Here are the stats:
    – Animal agriculture is responsible for 18 percent of greenhouse gas emissions, more than all transportation combined.
    – Livestock and their byproducts actually account for at least 32,000 million tons of carbon dioxide (CO2) per year, or 51% of all worldwide greenhouse gas emissions.
    – Livestock is responsible for 65% of all emissions of nitrous oxide – a greenhouse gas 296x more destructive than carbon dioxide and which stays in the atmosphere for 150 years.
    – Fracking (hydraulic fracturing) water use ranges from 70-140 billion gallons annually. Animal agriculture use ranges from 34-76 trillion gallons of water annually.
    – Agriculture is responsible for 80-90% of US water consumption. Growing feed crops for livestock consumes 56% of water in the US. One hamburger requires 660 gallons of water to produce – the equivalent of 2 months’ worth of showers. 477 gallons of water are required to produce 1 pound of eggs; 900 gallons of water are needed for cheese.
    1,000 gallons of water are required to produce 1 gallon of milk.
    – The meat and dairy industries combined use nearly 1/3 (29%) of all the fresh water in the world today.
    – Livestock covers 45% of the earth’s total land. Animal agriculture is the leading cause of species extinction, ocean dead zones, water pollution, and habitat destruction.
    – Every minute, 7 million pounds of excrement are produced by animals raised for food in the US.
    This doesn’t include the animals raised outside of USDA jurisdiction or in backyards, or the billions of fish raised in aquaculture settings in the US. A farm with 2,500 dairy cows produces the same amount of waste as a city of 411,000 people.

    1. Vegetarian diets are the worst by far for the health of the planet, because of industrial agricultural soil erosion, which is by far the worst environmental issue globally cascading away from us with no broad acre solutions anywhere for crop production, then there is the transportation energy consumption and pollution issues. Vegetables never walk themselves to market but quite a few animals can.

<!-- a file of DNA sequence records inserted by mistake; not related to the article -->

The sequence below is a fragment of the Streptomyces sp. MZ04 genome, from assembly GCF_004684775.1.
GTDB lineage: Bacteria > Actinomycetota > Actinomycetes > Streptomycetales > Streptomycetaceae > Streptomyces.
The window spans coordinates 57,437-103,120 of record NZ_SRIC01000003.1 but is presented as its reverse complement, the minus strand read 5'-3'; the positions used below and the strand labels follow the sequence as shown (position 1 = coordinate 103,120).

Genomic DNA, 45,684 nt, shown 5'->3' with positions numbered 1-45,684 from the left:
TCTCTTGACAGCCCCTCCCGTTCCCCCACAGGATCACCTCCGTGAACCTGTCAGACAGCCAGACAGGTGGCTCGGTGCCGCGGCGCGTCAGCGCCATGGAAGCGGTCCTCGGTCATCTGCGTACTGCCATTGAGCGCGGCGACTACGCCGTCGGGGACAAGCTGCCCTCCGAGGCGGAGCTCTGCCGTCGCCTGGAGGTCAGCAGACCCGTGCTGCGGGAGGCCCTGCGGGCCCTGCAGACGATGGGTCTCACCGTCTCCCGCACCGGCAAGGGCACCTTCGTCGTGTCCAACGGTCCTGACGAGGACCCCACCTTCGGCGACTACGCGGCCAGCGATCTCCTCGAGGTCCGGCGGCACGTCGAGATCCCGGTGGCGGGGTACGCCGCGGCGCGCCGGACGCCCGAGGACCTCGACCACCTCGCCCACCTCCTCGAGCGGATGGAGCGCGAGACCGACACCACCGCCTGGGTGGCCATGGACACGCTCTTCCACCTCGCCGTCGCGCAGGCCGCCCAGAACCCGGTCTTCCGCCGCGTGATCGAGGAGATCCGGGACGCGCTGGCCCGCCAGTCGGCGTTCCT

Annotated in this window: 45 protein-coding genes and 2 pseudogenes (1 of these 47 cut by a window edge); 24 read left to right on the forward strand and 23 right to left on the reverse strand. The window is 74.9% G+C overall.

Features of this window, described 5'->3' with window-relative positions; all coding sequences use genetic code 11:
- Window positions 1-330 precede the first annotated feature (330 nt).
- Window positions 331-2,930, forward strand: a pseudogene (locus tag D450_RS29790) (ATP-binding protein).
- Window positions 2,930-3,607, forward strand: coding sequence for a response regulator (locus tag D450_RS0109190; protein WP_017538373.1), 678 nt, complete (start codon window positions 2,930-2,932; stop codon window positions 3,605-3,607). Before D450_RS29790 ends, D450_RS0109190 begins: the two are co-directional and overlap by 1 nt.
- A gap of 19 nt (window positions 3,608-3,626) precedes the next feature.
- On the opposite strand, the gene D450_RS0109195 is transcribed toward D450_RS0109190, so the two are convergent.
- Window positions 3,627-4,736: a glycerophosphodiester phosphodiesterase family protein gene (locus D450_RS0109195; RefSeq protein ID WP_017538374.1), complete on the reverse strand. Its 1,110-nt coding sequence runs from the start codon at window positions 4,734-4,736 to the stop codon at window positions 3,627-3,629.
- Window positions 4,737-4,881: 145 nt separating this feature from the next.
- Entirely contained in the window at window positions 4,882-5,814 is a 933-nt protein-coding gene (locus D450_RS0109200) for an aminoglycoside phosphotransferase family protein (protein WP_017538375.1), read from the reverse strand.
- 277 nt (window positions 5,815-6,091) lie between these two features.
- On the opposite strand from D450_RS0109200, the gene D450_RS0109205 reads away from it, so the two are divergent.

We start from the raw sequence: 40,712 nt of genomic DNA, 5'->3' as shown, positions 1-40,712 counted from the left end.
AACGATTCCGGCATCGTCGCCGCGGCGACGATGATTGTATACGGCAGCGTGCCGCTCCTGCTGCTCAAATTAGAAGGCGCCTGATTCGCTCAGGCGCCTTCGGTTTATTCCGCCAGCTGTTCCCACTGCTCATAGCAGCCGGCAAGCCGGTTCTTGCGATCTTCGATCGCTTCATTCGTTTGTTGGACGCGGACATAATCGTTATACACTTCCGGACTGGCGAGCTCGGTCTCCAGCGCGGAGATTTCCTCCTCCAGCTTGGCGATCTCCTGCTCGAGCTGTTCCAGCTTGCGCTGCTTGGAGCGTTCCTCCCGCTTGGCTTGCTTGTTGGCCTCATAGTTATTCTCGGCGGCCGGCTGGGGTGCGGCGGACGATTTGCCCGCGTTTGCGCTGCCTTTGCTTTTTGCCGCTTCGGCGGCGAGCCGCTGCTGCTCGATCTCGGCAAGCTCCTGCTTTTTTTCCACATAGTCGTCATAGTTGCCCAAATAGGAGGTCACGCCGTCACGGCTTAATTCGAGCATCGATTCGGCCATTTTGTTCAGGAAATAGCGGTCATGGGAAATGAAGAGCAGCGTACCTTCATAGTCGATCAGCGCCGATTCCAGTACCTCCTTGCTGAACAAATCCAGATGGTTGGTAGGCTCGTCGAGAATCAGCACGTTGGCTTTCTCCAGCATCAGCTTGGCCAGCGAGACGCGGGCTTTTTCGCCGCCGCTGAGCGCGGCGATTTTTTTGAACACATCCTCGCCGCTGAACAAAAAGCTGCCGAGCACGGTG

Integrating animals into well designed small farms is the ONLY CHANCE we have and anyone who has actually worked on real soil creation and soil fertility while producing high quality nutrient dense food knows this is a fact.
      If vegetarians grew their own food it would such a big problem and they would quickly learn that it is not easy to keep soil fertile even in a small garden without animal inputs so their own human wastes would help and reduce their work load and increase their yield return for their effort. The main problem here is most vegetarians do not grow their own food and most live in cities and for obvious reasons feel disconnected and fear is fed by misinformation. Luckily the real examples are still available to be shared.
      Like cows we drink water and pass it through as and improved product for the soil called urine.
      We need to take our place in the world as top predator, top designer top manager.

      1. I’m afraid your argument against vegetarianism isn’t supported by the facts and is simply another twisted narrative to support our continued gluttonous consumption of meat.

        “We need to take our place in the world as top predator, top designer top manager” It’s THIS attitude that has caused massive species extinction, planning of pesticide-ridden monocrops for livestock that cause soil erosion, water depletion, habitat descruction, deforestation and ultimately climate change.

        I run a farm and am well aware that manure can fertilize the soil. However, there’s a growing body of evidence that non-animal sources do equally good of a job. Small farms will never, ever be able to service our outrageous current appetite for animal products. We need to significantly cut down on consumption of animal products, end all subsidies and policies benefitting industrial animal agriculture and educate the population how their dietary choices have major impacts on climate change.

        1. You need to look at “how wolves shape rivers” for a lesson in trophic cascades.
          Then look at the unsustainable levels of crop production world wide, especially soy, wheat and maize all major soil erosion contributors, with soy making no sense as a major food at all with its energy requirement for processing, just a Henry Ford dream crop.
          Yes a lot of these crops feed factory animals and also now cars with ethanol, but we are not talking about that, we are talking about “Only Small Farmers and Agroecology Can Feed the World” right? So in that case large inter-active diversities of crops and animals integrated into a well designed systems create the healthiest food for local people and increases soil fertility and builds increases soil in quantity on farm, which is the real measure of sustainability. That we can do and it is well proven and quite easy to achieve, but we will need people to realise we don’t need big agriculture in fact it should be illegal, and the real solution is in fact a very seditious revolution.